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  1. #1
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    Why is the Internet so screwy today?

    Something weird is going on with the net around the world today. Check out The Internet Traffic Report.

    53% packet loss in Asia right now and 666 ms average response time.

    25% packet loss in Australia.

    19% packet loss in North America, with about a third of the big routers showing in the red or completely dead.

    What are the possibilities:
    - a bunch of router upgrades gone bad?
    - hurricane messing things up?
    - cyber-terrorism?
    - sunspots?

  2. #2
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    Finally, South America is doing better than the other regions.

  3. #3
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    My guess would be hurricane, but I can be wrong.

  4. #4
    yea wow and if you look at the traffic it make a major drop out plus al ot of packet loss

    right now i am having major trouble connecting to my servers at ev1servers

  5. #5
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    It's pretty scary if one hurricane on one corner of one continent can make the net look like that!

    So much for building a network that can survive a nook-ya-lur war.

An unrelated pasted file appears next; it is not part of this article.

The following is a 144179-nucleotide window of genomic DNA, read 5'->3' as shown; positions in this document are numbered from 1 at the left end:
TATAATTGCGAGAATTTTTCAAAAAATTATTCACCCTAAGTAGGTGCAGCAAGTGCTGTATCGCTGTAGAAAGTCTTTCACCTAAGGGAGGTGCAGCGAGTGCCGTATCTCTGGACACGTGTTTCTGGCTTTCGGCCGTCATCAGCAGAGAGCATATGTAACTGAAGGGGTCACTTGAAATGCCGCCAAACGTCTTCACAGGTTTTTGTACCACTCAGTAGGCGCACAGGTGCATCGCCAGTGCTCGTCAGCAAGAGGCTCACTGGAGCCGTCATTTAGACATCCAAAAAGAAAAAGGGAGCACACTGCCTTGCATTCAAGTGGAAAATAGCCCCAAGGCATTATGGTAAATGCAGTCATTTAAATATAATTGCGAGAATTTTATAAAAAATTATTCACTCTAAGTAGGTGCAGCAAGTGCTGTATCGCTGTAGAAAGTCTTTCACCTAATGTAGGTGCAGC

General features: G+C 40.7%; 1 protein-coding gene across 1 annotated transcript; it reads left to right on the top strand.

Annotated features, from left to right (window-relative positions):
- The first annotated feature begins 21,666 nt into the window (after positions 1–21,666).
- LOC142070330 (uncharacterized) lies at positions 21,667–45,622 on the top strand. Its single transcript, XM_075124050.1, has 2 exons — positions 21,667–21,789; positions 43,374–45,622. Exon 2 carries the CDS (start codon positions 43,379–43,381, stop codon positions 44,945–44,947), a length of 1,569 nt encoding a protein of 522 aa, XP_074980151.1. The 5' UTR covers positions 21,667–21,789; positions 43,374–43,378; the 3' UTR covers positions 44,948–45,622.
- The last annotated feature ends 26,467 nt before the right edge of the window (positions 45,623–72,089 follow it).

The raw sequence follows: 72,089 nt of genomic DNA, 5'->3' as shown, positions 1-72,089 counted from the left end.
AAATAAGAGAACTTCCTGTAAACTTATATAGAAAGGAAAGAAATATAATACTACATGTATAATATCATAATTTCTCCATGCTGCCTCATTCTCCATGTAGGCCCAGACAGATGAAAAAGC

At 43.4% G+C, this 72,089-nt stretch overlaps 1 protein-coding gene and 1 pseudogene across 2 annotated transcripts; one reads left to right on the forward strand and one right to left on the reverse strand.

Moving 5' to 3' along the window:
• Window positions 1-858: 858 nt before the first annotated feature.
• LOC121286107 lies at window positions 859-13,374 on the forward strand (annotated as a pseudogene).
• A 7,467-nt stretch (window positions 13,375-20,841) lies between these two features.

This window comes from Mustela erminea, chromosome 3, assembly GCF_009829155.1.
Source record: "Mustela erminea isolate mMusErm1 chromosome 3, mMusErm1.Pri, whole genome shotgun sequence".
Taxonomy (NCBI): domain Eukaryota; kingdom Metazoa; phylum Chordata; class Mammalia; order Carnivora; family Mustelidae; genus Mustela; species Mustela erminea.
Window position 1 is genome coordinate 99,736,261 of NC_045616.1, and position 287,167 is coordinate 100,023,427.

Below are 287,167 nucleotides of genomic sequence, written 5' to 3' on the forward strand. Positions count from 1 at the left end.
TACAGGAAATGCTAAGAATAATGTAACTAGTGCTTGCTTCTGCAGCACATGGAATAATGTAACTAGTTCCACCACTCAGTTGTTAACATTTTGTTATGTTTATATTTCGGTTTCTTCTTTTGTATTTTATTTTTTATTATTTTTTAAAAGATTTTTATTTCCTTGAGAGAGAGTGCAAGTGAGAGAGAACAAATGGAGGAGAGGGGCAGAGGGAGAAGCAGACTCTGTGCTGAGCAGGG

I find it strange that the Internet Health Report is showing green across the board.

    I wonder if perhaps it's the InternetTrafficReport servers that are broken. Anyone know how that works?

  6. #6
    Hahahaha!

    This is easy.

    Lousy Internet Service Provider (Streamyx, in my country)!

  7. #7
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    Not so easy, really. IHR reports network availability and latency, without taking into account dropped packets. ITR, on the other hand, is all about dropped packets. When packets are dropped, they must be resent. The resends kill actual throughput. This is why the Net is sluggish right now -- so much traffic is needing to be resent, that there is less bandwidth available for the next task.

    So while I've been down entirely for a short while today, mostly what I'm seeing is the Net behaving like all the links are saturated with traffic. It's just slow. But this most likely has nothing to do with your ISP or DC. Head on over to NANOG and start reading:

    http://www.merit.edu/mail.archives/nanog/msg12942.html
    http://www.merit.edu/mail.archives/nanog/msg13076.html